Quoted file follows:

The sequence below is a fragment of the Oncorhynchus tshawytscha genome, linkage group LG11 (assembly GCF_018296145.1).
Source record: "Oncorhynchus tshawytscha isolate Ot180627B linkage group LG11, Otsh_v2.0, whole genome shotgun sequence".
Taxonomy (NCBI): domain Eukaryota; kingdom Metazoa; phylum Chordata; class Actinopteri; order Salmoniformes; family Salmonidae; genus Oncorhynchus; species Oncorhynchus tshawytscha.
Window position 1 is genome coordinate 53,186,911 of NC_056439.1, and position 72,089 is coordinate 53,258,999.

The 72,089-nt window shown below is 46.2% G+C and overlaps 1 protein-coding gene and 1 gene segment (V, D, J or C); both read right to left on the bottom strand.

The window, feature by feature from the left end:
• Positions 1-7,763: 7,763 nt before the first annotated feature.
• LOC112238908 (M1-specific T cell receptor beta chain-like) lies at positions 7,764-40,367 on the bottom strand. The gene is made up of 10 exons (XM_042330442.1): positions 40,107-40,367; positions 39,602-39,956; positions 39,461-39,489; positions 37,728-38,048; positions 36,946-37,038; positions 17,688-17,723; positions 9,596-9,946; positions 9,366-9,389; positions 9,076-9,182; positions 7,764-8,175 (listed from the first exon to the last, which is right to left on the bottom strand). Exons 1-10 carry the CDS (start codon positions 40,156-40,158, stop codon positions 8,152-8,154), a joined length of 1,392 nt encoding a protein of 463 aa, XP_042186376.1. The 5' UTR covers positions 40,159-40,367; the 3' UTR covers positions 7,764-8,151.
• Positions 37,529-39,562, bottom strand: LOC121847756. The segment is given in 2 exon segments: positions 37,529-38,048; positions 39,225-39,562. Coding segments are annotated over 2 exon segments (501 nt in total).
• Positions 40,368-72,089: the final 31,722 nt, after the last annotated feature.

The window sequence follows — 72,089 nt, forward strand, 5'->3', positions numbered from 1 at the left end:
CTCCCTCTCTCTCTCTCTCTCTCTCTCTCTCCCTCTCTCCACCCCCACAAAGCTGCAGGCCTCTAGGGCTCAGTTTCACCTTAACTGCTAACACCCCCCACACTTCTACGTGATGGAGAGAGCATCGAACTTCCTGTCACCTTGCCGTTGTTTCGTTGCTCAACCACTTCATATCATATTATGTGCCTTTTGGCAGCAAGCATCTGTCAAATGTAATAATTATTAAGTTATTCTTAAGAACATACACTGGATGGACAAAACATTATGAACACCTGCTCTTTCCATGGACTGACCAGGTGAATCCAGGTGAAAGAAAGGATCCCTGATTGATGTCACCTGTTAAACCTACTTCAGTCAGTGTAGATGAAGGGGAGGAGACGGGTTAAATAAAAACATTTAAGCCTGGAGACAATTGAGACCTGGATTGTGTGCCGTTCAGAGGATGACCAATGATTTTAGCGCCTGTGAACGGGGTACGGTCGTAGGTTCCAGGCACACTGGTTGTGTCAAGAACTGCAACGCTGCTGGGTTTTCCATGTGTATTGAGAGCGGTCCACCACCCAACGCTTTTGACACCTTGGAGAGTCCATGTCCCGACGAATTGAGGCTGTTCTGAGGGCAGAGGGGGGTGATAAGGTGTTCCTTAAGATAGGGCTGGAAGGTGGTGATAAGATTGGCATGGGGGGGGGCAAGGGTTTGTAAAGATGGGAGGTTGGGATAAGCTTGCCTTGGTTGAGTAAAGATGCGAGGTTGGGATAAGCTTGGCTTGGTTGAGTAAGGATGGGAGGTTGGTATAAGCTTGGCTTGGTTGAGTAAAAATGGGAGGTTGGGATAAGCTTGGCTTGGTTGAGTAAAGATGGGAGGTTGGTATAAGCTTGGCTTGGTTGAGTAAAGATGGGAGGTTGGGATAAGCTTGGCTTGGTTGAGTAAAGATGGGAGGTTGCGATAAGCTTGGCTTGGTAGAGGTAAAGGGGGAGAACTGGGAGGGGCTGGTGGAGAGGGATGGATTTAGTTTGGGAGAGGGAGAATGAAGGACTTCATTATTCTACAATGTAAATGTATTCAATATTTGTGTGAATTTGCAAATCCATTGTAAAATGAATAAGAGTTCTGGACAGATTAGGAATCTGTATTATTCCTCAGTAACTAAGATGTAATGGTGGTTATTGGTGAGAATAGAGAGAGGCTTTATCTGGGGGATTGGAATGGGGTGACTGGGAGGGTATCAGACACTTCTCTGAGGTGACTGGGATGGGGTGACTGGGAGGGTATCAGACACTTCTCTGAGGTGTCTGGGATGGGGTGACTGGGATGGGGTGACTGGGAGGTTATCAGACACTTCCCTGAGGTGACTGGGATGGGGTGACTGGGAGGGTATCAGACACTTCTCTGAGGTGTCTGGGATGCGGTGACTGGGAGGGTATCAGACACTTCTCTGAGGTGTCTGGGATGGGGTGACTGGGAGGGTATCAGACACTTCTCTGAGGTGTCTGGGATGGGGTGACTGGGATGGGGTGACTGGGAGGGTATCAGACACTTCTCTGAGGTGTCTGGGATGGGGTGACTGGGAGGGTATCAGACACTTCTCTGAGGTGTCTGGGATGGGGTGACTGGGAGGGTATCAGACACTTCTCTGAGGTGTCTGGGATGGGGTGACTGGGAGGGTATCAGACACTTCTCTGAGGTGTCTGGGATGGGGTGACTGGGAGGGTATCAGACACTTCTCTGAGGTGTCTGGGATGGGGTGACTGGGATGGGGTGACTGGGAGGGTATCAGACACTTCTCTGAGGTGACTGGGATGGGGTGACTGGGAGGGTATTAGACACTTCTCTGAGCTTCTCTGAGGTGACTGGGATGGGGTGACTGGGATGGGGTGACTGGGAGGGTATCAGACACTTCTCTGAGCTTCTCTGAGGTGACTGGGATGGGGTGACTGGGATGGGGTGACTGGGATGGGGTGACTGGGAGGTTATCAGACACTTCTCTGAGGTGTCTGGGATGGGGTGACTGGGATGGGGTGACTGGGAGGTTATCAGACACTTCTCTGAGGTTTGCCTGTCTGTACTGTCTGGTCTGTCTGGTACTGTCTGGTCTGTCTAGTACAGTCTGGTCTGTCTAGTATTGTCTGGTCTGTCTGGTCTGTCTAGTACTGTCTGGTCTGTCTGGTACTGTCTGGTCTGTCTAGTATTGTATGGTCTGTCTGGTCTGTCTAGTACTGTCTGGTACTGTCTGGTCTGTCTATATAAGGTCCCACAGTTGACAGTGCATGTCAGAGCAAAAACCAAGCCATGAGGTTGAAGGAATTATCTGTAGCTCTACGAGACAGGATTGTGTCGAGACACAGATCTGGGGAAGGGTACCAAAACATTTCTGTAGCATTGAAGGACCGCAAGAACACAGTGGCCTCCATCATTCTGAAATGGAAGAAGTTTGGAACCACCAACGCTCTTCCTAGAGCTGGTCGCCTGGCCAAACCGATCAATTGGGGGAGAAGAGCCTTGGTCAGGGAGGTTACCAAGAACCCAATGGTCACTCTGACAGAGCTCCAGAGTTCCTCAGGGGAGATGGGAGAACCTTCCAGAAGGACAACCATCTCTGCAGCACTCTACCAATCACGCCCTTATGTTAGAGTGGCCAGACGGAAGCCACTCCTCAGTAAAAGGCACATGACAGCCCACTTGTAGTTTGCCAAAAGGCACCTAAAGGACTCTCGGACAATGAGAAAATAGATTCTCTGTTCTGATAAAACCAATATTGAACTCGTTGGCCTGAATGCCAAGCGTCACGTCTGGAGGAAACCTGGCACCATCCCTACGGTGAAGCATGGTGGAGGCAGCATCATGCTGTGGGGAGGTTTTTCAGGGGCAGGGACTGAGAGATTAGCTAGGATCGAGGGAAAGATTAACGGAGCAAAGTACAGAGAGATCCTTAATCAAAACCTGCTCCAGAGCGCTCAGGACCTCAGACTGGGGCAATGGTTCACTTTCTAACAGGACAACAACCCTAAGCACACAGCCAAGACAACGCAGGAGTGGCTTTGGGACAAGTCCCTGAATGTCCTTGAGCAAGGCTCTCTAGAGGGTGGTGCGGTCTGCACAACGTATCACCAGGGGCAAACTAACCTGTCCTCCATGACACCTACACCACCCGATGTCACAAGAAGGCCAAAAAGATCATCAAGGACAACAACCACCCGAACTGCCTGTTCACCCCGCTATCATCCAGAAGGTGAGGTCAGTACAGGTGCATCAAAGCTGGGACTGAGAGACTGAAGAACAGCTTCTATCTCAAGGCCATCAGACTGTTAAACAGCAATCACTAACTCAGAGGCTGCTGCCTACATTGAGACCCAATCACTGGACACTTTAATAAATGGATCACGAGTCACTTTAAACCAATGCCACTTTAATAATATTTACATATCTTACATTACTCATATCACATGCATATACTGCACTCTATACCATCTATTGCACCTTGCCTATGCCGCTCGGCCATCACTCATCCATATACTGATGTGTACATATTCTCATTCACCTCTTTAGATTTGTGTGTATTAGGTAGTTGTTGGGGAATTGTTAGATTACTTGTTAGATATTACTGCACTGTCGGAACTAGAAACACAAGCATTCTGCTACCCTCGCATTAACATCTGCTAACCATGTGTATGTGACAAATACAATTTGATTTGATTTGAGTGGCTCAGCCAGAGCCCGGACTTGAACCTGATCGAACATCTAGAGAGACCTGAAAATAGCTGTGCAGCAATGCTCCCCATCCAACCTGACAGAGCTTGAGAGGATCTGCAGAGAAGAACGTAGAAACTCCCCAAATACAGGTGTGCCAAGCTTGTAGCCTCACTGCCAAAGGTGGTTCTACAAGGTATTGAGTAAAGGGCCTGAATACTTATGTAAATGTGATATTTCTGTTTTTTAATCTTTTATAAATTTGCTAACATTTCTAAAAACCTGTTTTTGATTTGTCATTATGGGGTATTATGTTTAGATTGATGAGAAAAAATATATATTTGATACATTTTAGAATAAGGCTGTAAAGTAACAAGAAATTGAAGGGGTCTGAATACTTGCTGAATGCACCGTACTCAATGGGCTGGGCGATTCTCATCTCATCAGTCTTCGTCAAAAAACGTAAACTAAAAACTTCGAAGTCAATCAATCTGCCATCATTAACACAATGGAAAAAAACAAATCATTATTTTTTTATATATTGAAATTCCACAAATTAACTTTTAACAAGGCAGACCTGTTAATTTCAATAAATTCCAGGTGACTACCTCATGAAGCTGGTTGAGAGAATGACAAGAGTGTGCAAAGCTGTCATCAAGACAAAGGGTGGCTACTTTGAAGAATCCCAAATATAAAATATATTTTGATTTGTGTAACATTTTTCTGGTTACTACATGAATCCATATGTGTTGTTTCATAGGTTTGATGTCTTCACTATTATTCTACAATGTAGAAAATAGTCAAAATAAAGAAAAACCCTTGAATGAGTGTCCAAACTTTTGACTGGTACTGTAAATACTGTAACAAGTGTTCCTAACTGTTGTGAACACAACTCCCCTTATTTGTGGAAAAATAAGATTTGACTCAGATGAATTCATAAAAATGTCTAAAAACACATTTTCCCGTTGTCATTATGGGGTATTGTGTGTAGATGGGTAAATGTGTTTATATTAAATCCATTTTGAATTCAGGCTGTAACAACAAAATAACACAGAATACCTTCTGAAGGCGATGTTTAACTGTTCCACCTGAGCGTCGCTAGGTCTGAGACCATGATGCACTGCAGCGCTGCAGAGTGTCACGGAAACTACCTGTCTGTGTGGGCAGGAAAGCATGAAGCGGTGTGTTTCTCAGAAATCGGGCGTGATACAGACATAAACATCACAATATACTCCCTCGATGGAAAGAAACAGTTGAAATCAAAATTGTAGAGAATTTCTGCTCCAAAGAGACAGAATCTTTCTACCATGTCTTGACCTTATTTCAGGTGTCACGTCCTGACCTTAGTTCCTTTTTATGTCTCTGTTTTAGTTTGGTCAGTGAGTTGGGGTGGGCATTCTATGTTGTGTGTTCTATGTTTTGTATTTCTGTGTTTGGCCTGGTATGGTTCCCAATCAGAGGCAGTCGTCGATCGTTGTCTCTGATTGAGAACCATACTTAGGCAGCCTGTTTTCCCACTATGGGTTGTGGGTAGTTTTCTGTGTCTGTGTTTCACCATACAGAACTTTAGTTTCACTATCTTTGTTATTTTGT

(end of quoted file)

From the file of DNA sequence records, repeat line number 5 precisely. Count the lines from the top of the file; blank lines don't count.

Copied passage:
The 72,089-nt window shown below is 46.2% G+C and overlaps 1 protein-coding gene and 1 gene segment (V, D, J or C); both read right to left on the bottom strand.